Jane Jacobs: Four ways to improve cities and towns

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Jane Jacobs

Jane Jacobs: Four ways to improve cities and towns

The most influential writer on urban planning in modern times, the late Jane Jacobs received the Vincent Scully Prize from the Green Building Council in 2000. Jacobs made a seminal speech offering suggestions for communities on the four topics: Empowering immigrant neighborhoods to develop freely, investing in “community hearths,” dealing with gentrification, and, finally, encouraging small business activity. Although the speech was made 15 years ago, her excerpted comments resonate today:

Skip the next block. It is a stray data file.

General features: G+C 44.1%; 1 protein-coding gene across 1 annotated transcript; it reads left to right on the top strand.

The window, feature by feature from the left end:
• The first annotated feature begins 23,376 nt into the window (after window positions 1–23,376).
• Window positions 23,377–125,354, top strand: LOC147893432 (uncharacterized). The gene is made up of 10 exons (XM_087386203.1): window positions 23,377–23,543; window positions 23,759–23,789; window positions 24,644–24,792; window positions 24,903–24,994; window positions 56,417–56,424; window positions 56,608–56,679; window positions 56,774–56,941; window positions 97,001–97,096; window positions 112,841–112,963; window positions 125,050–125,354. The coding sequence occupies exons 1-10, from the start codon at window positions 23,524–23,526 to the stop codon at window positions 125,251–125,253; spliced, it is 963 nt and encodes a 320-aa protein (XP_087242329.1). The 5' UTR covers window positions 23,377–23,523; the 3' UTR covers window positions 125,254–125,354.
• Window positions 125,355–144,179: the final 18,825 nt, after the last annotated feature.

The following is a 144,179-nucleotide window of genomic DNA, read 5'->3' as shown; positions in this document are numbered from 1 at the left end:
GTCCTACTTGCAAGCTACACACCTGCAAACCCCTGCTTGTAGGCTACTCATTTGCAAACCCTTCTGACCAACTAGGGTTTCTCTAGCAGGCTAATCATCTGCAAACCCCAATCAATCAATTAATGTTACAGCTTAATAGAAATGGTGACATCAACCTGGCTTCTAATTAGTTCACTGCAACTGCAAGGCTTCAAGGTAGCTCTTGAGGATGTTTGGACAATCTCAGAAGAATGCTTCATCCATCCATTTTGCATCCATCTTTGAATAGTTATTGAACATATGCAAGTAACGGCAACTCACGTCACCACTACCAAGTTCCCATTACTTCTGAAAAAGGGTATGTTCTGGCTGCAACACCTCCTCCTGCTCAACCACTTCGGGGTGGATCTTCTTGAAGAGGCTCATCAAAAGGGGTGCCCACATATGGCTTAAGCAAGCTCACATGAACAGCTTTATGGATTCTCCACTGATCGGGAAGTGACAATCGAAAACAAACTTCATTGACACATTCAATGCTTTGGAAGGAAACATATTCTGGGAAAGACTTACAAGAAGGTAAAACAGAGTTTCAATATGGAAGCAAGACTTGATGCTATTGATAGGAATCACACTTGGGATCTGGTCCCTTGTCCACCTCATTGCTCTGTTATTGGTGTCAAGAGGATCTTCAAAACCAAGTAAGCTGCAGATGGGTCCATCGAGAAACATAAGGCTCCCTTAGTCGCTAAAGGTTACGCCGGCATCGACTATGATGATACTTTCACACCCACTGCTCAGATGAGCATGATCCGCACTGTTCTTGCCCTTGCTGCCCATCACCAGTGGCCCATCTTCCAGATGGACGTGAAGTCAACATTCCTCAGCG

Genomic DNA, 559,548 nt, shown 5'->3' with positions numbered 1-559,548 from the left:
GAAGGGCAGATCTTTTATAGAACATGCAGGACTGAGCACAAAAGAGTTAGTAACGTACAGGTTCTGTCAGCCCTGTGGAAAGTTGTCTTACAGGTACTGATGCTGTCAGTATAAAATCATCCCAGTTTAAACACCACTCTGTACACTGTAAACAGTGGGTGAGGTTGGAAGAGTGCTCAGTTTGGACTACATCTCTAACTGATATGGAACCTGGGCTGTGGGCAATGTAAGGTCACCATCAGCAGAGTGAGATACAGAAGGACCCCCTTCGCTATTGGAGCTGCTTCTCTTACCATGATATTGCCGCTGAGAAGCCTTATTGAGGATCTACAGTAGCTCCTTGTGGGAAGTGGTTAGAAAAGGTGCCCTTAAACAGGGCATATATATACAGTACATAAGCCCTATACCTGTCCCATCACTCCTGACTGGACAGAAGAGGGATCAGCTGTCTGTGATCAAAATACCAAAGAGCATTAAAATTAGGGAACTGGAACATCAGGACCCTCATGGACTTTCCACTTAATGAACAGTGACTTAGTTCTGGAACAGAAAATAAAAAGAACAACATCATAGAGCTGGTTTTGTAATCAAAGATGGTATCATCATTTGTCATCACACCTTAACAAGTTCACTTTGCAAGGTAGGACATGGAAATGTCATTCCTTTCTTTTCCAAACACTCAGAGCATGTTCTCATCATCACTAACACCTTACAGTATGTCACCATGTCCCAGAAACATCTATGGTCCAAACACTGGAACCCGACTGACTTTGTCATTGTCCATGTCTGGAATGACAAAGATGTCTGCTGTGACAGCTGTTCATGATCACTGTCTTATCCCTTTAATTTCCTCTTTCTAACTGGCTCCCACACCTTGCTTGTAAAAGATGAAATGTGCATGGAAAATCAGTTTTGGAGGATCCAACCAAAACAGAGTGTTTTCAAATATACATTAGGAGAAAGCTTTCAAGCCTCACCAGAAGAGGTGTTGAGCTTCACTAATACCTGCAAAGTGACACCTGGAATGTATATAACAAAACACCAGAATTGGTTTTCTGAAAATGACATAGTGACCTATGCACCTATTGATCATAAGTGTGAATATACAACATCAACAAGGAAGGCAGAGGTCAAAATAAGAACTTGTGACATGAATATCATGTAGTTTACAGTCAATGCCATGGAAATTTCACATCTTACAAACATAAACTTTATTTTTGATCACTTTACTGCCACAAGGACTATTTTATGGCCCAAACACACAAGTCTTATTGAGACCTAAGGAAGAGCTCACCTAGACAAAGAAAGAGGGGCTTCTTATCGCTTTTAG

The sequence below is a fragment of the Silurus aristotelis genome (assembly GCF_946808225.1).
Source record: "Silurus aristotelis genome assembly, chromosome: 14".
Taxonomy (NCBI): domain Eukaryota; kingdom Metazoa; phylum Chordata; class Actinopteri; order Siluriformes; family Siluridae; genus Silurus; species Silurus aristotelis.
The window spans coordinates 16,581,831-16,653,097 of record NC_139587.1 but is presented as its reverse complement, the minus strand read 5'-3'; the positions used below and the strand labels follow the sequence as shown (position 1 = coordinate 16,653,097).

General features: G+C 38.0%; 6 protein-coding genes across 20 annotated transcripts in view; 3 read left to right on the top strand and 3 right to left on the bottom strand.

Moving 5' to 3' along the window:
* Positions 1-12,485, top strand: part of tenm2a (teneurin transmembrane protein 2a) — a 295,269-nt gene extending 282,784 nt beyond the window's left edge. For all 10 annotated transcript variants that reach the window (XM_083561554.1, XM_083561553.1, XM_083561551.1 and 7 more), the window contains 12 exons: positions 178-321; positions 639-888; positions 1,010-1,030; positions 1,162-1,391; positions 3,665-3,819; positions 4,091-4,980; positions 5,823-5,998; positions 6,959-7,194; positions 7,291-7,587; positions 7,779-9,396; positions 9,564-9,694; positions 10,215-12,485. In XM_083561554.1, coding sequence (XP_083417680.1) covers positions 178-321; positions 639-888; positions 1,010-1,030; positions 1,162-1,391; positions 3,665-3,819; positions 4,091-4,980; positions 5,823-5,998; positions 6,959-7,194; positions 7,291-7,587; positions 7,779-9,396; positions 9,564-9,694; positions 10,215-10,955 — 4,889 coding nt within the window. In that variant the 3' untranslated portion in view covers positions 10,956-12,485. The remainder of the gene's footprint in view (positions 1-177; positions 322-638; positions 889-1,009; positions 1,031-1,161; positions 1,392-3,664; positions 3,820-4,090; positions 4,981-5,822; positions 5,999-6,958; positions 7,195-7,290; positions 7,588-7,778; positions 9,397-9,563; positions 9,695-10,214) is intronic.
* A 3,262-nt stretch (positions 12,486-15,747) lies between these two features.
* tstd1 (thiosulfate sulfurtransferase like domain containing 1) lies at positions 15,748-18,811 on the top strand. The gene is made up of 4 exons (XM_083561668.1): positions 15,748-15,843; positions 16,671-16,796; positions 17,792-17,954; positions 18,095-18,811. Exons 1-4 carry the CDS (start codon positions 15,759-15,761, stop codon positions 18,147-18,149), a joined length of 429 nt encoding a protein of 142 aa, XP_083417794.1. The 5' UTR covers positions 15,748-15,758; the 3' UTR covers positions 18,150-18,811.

We take it for granted that some things are improved or enhanced with the passage of time, and the things that the passing of times brings. Trees grow larger; hedges grow thicker, fine old buildings are put to uses that were never intended or anticipated, and increasingly appreciated as time passes. Now I am thinking of American city and suburban neighborhoods. On the whole, they have very chancy records of dealing well with time and change.

My first suggestion concerns immigrants. Right now, striving immigrants are settling in woebegone city suburbs to which time has been unkind. These newcomers are enlivening the dull and dreary streets with tiny grocery and clothing stores, second-hand shops, little importing and craft enterprises, skimpy offices, and modest but exotic restaurants. […]

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